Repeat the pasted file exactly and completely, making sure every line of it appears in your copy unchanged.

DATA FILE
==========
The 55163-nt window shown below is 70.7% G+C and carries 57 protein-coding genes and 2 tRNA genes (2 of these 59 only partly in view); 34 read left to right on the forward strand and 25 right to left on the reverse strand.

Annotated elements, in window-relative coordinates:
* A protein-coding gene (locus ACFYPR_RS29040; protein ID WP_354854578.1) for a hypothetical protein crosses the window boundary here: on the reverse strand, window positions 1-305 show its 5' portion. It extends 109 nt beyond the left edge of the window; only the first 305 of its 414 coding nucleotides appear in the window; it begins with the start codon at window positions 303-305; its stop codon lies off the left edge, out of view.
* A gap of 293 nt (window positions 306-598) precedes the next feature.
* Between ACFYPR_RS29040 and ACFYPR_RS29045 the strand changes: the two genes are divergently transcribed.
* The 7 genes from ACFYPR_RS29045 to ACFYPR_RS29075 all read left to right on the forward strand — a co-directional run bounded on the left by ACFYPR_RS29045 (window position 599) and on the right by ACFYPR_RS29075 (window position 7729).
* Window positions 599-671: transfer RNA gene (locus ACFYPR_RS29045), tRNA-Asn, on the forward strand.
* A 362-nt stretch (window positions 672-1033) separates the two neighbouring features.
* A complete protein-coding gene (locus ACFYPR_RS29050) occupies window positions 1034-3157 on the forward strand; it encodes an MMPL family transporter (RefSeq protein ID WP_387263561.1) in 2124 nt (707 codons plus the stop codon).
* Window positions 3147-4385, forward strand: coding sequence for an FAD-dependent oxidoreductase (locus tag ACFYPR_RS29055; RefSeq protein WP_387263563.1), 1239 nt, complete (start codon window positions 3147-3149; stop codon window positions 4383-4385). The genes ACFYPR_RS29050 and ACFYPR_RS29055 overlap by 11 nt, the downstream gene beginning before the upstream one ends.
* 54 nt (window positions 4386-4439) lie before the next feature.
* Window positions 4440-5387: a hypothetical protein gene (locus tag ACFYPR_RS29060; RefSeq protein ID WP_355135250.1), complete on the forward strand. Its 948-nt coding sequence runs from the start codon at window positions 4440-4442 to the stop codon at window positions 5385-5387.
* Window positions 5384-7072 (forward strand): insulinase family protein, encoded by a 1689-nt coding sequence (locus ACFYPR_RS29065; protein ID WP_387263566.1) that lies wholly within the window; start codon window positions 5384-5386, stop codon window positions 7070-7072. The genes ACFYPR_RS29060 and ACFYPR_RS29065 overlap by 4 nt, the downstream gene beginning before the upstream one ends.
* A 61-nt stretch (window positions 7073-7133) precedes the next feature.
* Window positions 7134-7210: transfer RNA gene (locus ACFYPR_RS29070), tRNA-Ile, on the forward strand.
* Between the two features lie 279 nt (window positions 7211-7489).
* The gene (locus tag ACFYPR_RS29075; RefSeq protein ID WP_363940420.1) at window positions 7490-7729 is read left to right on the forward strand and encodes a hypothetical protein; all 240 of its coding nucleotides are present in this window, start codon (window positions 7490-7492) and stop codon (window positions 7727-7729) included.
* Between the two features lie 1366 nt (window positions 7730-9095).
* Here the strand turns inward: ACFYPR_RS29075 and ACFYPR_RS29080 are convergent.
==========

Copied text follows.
The 55163-nt window shown below is 70.7% G+C and carries 57 protein-coding genes and 2 tRNA genes (2 of these 59 only partly in view); 34 read left to right on the forward strand and 25 right to left on the reverse strand.

Annotated elements, in window-relative coordinates:
* A protein-coding gene (locus ACFYPR_RS29040; protein ID WP_354854578.1) for a hypothetical protein crosses the window boundary here: on the reverse strand, window positions 1-305 show its 5' portion. It extends 109 nt beyond the left edge of the window; only the first 305 of its 414 coding nucleotides appear in the window; it begins with the start codon at window positions 303-305; its stop codon lies off the left edge, out of view.
* A gap of 293 nt (window positions 306-598) precedes the next feature.
* Between ACFYPR_RS29040 and ACFYPR_RS29045 the strand changes: the two genes are divergently transcribed.
* The 7 genes from ACFYPR_RS29045 to ACFYPR_RS29075 all read left to right on the forward strand — a co-directional run bounded on the left by ACFYPR_RS29045 (window position 599) and on the right by ACFYPR_RS29075 (window position 7729).
* Window positions 599-671: transfer RNA gene (locus ACFYPR_RS29045), tRNA-Asn, on the forward strand.
* A 362-nt stretch (window positions 672-1033) separates the two neighbouring features.
* A complete protein-coding gene (locus ACFYPR_RS29050) occupies window positions 1034-3157 on the forward strand; it encodes an MMPL family transporter (RefSeq protein ID WP_387263561.1) in 2124 nt (707 codons plus the stop codon).
* Window positions 3147-4385, forward strand: coding sequence for an FAD-dependent oxidoreductase (locus tag ACFYPR_RS29055; RefSeq protein WP_387263563.1), 1239 nt, complete (start codon window positions 3147-3149; stop codon window positions 4383-4385). The genes ACFYPR_RS29050 and ACFYPR_RS29055 overlap by 11 nt, the downstream gene beginning before the upstream one ends.
* 54 nt (window positions 4386-4439) lie before the next feature.
* Window positions 4440-5387: a hypothetical protein gene (locus tag ACFYPR_RS29060; RefSeq protein ID WP_355135250.1), complete on the forward strand. Its 948-nt coding sequence runs from the start codon at window positions 4440-4442 to the stop codon at window positions 5385-5387.
* Window positions 5384-7072 (forward strand): insulinase family protein, encoded by a 1689-nt coding sequence (locus ACFYPR_RS29065; protein ID WP_387263566.1) that lies wholly within the window; start codon window positions 5384-5386, stop codon window positions 7070-7072. The genes ACFYPR_RS29060 and ACFYPR_RS29065 overlap by 4 nt, the downstream gene beginning before the upstream one ends.
* A 61-nt stretch (window positions 7073-7133) precedes the next feature.
* Window positions 7134-7210: transfer RNA gene (locus ACFYPR_RS29070), tRNA-Ile, on the forward strand.
* Between the two features lie 279 nt (window positions 7211-7489).
* The gene (locus tag ACFYPR_RS29075; RefSeq protein ID WP_363940420.1) at window positions 7490-7729 is read left to right on the forward strand and encodes a hypothetical protein; all 240 of its coding nucleotides are present in this window, start codon (window positions 7490-7492) and stop codon (window positions 7727-7729) included.
* Between the two features lie 1366 nt (window positions 7730-9095).
* Here the strand turns inward: ACFYPR_RS29075 and ACFYPR_RS29080 are convergent.